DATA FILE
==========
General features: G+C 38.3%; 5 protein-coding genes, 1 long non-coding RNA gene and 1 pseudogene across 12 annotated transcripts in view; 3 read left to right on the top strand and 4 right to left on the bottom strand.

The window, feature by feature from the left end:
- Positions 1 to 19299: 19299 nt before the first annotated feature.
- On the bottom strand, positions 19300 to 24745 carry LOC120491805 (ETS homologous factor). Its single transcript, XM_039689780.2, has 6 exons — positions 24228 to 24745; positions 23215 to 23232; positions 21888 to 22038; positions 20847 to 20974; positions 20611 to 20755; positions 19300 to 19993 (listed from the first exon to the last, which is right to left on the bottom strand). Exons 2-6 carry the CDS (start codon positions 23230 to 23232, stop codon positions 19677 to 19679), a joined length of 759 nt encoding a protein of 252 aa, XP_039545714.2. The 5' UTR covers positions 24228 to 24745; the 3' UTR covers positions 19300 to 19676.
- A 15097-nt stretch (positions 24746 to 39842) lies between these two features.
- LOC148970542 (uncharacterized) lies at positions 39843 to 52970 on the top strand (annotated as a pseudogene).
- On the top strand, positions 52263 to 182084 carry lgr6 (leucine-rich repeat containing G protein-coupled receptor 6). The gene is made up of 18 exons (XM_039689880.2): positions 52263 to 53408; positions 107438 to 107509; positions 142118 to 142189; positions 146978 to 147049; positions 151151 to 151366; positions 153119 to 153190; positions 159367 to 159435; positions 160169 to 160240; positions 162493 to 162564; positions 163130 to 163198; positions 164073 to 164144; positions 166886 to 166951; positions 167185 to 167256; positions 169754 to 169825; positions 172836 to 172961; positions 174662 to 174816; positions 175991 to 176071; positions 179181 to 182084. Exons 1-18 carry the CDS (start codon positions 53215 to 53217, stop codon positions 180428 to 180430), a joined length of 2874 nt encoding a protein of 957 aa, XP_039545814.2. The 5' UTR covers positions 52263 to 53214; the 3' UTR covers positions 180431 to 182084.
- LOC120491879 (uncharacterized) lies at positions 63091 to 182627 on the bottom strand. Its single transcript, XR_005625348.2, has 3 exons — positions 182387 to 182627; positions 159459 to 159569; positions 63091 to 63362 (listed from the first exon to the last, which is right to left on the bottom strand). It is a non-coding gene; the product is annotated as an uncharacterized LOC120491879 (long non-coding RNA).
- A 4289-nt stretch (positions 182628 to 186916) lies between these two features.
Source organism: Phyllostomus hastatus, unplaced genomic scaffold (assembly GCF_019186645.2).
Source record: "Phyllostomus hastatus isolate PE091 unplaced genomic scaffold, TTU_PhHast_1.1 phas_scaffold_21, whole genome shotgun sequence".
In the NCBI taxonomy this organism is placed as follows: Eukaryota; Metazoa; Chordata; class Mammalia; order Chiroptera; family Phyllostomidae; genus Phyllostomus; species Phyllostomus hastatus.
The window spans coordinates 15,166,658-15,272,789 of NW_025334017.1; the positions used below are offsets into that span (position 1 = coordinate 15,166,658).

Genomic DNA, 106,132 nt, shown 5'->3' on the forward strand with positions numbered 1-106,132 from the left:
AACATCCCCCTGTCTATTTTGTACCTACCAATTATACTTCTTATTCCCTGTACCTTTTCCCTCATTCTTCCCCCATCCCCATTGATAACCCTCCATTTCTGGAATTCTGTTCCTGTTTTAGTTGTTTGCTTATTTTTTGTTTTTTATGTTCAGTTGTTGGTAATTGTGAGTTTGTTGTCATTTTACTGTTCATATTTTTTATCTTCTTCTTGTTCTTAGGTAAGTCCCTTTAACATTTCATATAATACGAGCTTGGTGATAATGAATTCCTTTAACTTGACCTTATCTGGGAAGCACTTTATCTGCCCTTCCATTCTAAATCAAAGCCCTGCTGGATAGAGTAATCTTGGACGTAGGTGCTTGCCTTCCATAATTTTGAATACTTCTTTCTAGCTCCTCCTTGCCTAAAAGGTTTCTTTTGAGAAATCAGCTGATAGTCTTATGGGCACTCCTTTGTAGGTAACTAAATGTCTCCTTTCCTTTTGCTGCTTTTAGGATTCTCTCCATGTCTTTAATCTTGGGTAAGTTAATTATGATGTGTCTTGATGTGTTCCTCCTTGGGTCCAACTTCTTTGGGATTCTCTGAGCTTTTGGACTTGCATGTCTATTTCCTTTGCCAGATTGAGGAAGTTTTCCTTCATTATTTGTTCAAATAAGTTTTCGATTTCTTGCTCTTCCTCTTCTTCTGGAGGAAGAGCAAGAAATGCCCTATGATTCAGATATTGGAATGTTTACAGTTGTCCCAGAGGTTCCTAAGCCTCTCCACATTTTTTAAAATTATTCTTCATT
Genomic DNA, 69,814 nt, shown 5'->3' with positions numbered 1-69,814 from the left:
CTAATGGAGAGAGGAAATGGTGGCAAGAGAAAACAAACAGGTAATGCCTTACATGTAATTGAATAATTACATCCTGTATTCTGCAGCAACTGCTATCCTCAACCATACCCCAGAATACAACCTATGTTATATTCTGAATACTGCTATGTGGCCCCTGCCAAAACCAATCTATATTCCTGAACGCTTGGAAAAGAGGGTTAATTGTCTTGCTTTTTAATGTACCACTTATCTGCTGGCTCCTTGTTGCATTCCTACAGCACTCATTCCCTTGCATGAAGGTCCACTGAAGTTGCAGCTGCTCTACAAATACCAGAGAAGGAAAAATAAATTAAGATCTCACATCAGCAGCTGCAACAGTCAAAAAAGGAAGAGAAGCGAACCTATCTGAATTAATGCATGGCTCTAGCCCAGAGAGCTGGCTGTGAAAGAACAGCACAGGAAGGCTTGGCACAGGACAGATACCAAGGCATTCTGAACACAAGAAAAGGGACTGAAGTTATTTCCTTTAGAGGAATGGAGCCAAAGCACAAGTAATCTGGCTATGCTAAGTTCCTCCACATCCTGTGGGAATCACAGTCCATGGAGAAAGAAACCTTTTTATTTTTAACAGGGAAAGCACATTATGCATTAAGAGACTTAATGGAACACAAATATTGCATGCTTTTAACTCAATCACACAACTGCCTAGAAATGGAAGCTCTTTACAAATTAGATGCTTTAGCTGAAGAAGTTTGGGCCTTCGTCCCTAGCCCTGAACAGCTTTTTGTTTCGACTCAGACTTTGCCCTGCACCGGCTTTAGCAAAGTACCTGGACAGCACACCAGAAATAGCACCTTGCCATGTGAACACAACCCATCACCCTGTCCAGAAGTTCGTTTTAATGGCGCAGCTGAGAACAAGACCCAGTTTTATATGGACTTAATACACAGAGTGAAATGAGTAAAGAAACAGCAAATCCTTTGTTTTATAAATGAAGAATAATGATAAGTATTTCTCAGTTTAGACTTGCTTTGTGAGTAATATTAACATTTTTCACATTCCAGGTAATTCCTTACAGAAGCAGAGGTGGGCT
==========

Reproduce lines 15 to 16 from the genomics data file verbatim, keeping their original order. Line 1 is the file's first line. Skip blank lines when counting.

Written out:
AACATCCCCCTGTCTATTTTGTACCTACCAATTATACTTCTTATTCCCTGTACCTTTTCCCTCATTCTTCCCCCATCCCCATTGATAACCCTCCATTTCTGGAATTCTGTTCCTGTTTTAGTTGTTTGCTTATTTTTTGTTTTTTATGTTCAGTTGTTGGTAATTGTGAGTTTGTTGTCATTTTACTGTTCATATTTTTTATCTTCTTCTTGTTCTTAGGTAAGTCCCTTTAACATTTCATATAATACGAGCTTGGTGATAATGAATTCCTTTAACTTGACCTTATCTGGGAAGCACTTTATCTGCCCTTCCATTCTAAATCAAAGCCCTGCTGGATAGAGTAATCTTGGACGTAGGTGCTTGCCTTCCATAATTTTGAATACTTCTTTCTAGCTCCTCCTTGCCTAAAAGGTTTCTTTTGAGAAATCAGCTGATAGTCTTATGGGCACTCCTTTGTAGGTAACTAAATGTCTCCTTTCCTTTTGCTGCTTTTAGGATTCTCTCCATGTCTTTAATCTTGGGTAAGTTAATTATGATGTGTCTTGATGTGTTCCTCCTTGGGTCCAACTTCTTTGGGATTCTCTGAGCTTTTGGACTTGCATGTCTATTTCCTTTGCCAGATTGAGGAAGTTTTCCTTCATTATTTGTTCAAATAAGTTTTCGATTTCTTGCTCTTCCTCTTCTTCTGGAGGAAGAGCAAGAAATGCCCTATGATTCAGATATTGGAATGTTTACAGTTGTCCCAGAGGTTCCTAAGCCTCTCCACATTTTTTAAAATTATTCTTCATT
Genomic DNA, 69,814 nt, shown 5'->3' with positions numbered 1-69,814 from the left: